Analysis-Sam Altman's firing at OpenAI reflects schism over future of AI development

FILE PHOTO: Sam Altman, CEO of Microsoft-backed OpenAI and ChatGPT creator speaks during a talk at Tel Aviv University in Tel Aviv

By Greg Bensinger

SAN FRANCISCO (Reuters) - The rift that cost artificial-intelligence whiz kid Sam Altman his CEO job at OpenAI reflects a fundamental difference of opinion over safety, broadly, between two camps developing the world-altering software and pondering its societal impact.

On one side are those, like Altman, who view the rapid development and, especially, public deployment of AI as essential to stress-testing and perfecting the technology. On the other side are those who say the safest path forward is to fully develop and test AI in a laboratory first to ensure it is, so to speak, safe for human consumption.

Altman, 38, was fired on Friday from the company that created the popular ChatGPT chatbot. To many, he was considered the human face of generative AI.

Some caution the hyper-intelligent software could become uncontrollable, leading to catastrophe - a concern among tech workers who follow a social movement called "effective altruism," who believe AI advances should benefit humanity. Among those sharing such fears is OpenAI's Ilya Sutskever, the chief scientist and a board member who approved Altman's ouster.

A similar division has emerged between developers of self-driving cars – also controlled by AI – who say they must be unleashed among dense urban streets to fully understand the vehicles' faculties and foibles; whereas others urge restraint, concerned that the technology presents unknowable risks.

Those worries over generative AI came to a head with the surprise ousting of Altman, who was also OpenAI's cofounder. Generative AI is the term for the software that can spit out coherent content, like essays, computer code and photo-like images, in response to simple prompts. The popularity of OpenAI’s ChatGPT over the past year has accelerated debate about how best to regulate and develop the software.

“The question is whether this is just another product, like social media or cryptocurrency, or whether this is a technology that has the capability to outperform humans and become uncontrollable,” said Connor Leahy, CEO of ConjectureAI and a safety advocate. “Does the future then belong to the machines?”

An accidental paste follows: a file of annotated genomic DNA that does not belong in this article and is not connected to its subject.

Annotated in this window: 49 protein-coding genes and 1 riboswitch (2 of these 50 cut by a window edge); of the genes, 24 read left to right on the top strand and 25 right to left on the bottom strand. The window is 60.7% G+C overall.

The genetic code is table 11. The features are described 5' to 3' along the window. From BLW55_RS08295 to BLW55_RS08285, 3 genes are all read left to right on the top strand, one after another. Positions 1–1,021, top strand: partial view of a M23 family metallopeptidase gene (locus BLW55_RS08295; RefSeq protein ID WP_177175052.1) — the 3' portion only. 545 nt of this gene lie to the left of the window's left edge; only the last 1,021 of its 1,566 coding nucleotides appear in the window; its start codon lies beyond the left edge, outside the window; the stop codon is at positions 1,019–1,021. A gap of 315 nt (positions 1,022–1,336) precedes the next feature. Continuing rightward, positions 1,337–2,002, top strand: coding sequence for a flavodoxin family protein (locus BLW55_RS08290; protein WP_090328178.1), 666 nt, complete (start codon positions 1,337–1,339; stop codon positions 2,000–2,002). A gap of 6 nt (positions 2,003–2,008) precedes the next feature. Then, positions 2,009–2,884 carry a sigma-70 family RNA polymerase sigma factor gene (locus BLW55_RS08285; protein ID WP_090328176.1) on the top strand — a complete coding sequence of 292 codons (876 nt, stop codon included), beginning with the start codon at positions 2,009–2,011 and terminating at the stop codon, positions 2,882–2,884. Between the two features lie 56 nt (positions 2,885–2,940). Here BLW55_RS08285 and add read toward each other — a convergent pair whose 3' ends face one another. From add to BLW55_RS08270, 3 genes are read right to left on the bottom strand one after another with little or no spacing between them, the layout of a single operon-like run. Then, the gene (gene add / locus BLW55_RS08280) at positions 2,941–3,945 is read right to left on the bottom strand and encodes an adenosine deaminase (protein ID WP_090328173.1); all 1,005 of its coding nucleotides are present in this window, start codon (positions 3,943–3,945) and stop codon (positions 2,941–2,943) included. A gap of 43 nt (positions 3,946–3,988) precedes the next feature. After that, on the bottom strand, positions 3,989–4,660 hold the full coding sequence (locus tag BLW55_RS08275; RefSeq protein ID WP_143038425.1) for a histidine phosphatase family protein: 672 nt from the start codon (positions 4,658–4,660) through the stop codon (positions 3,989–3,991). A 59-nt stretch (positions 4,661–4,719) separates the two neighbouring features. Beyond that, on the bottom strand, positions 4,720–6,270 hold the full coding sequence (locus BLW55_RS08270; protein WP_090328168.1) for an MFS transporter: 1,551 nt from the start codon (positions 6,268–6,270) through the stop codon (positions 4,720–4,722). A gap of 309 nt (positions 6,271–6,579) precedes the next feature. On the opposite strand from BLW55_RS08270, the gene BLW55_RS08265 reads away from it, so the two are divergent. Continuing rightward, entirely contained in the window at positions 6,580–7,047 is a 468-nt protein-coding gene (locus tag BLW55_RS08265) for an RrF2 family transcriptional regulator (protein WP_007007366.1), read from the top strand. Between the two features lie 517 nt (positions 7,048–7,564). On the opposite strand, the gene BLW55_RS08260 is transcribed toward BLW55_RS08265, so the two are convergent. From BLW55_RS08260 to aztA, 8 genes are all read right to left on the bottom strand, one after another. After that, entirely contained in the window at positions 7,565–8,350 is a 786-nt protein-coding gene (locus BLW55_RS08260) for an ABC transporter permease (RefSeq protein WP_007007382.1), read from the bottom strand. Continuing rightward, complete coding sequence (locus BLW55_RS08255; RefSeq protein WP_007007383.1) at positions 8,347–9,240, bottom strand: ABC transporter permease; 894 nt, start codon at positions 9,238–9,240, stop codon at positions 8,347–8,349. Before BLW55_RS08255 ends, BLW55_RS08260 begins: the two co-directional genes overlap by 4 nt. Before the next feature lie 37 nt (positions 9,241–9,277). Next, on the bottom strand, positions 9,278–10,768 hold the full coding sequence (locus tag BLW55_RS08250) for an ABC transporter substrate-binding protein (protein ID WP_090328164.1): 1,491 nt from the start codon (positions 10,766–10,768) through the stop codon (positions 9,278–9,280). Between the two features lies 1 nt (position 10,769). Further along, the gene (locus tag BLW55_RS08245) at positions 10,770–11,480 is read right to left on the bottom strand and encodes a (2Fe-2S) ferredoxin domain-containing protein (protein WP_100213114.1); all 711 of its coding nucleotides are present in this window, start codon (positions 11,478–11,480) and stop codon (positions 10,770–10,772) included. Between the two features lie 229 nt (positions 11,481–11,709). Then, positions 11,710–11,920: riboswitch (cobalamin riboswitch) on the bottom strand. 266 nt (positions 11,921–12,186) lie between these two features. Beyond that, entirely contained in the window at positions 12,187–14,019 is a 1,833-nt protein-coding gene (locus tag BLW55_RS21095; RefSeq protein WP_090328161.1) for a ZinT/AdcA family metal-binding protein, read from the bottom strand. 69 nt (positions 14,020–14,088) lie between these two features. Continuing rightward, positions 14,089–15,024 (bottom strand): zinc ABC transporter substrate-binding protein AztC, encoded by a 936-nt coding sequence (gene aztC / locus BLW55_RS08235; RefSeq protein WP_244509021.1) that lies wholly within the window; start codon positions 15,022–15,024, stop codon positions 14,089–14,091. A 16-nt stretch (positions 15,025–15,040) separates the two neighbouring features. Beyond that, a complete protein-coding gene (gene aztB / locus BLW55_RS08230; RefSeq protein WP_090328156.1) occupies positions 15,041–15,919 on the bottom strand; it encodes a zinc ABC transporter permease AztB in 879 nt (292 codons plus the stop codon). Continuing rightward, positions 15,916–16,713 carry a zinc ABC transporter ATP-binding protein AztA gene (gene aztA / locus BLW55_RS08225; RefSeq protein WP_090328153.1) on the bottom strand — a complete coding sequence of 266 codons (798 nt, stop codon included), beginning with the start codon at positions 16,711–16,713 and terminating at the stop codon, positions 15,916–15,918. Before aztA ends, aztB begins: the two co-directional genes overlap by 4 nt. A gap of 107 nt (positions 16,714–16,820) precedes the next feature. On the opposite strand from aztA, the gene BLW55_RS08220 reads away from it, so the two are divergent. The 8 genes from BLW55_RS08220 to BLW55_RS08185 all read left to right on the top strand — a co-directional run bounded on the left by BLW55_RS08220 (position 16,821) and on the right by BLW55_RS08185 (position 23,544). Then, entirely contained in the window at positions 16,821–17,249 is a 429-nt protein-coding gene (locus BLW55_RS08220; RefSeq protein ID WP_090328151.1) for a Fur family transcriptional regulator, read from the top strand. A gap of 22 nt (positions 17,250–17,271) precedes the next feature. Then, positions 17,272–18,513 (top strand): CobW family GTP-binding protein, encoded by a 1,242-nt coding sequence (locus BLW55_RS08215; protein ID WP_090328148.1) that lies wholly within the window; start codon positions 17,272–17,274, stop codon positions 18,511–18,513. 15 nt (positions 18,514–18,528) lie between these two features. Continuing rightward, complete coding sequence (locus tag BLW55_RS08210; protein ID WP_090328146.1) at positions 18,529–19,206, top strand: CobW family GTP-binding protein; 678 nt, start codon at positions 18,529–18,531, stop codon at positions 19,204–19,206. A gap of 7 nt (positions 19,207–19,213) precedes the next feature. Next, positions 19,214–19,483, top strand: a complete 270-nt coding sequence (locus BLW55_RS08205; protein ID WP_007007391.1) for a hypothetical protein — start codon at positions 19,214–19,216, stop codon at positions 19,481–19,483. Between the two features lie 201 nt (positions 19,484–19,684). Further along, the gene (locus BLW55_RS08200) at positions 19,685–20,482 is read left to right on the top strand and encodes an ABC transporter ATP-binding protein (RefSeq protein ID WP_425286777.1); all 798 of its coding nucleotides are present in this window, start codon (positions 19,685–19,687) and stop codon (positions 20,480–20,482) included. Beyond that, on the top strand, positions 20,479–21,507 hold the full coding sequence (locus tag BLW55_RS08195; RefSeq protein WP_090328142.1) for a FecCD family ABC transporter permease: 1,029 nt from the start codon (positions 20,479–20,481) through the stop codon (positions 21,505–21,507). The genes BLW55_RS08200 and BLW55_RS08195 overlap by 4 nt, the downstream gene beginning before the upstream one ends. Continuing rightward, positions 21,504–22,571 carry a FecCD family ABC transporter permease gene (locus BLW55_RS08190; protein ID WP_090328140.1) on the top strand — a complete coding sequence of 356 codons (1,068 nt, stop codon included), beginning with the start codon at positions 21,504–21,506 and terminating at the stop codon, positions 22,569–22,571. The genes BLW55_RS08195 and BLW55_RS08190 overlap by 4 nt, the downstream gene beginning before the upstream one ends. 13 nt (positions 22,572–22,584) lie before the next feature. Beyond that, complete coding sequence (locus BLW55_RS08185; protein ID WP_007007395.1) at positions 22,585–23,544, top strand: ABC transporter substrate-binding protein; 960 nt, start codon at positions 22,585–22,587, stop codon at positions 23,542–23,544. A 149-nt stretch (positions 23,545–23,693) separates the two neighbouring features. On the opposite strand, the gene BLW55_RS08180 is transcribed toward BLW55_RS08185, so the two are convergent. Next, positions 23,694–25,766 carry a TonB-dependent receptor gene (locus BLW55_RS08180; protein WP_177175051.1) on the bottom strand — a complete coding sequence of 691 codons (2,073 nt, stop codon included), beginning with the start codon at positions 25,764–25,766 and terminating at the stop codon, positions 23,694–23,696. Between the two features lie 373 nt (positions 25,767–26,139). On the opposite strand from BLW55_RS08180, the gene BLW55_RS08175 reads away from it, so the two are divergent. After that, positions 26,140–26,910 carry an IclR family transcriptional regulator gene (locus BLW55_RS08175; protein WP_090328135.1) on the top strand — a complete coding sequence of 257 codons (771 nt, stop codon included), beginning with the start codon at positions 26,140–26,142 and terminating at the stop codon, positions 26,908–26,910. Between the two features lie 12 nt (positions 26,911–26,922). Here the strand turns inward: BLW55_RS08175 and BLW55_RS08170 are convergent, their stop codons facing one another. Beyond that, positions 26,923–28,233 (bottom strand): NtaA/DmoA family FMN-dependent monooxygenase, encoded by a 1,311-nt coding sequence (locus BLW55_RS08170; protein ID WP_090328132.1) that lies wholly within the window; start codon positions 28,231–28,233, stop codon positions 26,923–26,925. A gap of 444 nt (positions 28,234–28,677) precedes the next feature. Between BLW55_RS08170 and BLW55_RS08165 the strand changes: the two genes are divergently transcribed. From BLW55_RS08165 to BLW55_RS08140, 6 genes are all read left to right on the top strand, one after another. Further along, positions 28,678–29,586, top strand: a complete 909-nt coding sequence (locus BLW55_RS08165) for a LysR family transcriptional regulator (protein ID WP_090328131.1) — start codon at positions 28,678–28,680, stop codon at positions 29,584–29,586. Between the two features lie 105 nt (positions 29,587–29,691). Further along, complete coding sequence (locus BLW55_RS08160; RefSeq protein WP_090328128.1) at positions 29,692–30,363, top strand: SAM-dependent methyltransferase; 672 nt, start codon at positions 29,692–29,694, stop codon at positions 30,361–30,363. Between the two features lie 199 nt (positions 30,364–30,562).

Sutskever reportedly felt Altman was pushing OpenAI’s software too quickly into users’ hands, potentially compromising safety.

"We don’t have a solution for steering or controlling a potentially superintelligent AI, and preventing it from going rogue," he and a deputy wrote in a July blog post. "Humans won’t be able to reliably supervise AI systems much smarter than us.”

Of particular concern, reportedly, was that OpenAI announced a slate of new commercially available products at its developer event earlier this month, including a version of its ChatGPT-4 software and so-called agents that work like virtual assistants.

Sutskever did not respond to a request for comment.

The fate of OpenAI is viewed by many technologists as critical to the development of AI. Discussions over the weekend for Altman to be reinstalled fizzled, dashing hopes among the former CEO's acolytes.

ChatGPT's release last November prompted a frenzy of investment in AI firms, including $10 billion from Microsoft into OpenAI and billions more for other startups, including from Alphabet and Amazon.com.

That can help explain the explosion of new AI products as firms like Anthropic and ScaleAI race to show investors progress. Regulators, meanwhile, are trying to keep pace with AI’s development, including guidelines from the Biden administration and a push for “mandatory self-regulation” from some countries as the European Union works to enact broad oversight of the software.

While most use generative AI software, such as ChatGPT, to supplement their work, like writing quick summaries of lengthy documents, observers are wary of versions that may emerge known as “artificial general intelligence,” or AGI, which could perform increasingly complicated tasks without any prompting. This has sparked concerns that the software could, on its own, take over defense systems, create political propaganda or produce weapons.

OpenAI was founded as a nonprofit eight years ago, in part to ensure its products were not driven by profit-making that could lead it down a slippery slope toward a dangerous AGI, what is referred to in the company’s charter as any threatening to “harm to humanity or unduly concentrate power.” But since then, Altman helped create a for-profit entity within the company for the purpose of raising funds and other aims.

Late on Sunday, OpenAI named as interim CEO Emmett Shear, the former head of streaming platform Twitch. He advocated on social media in September for a "slowing down" of AI development. "If we’re at a speed of 10 right now, a pause is reducing to 0. I think we should aim for a 1-2 instead," he wrote.

The precise reasons behind Altman's ouster were still unclear as of Monday. But it is safe to conclude that OpenAI faces steep challenges going forward.

(Reporting by Greg Bensinger in San Francisco; Editing by Kenneth Li and Matthew Lewis)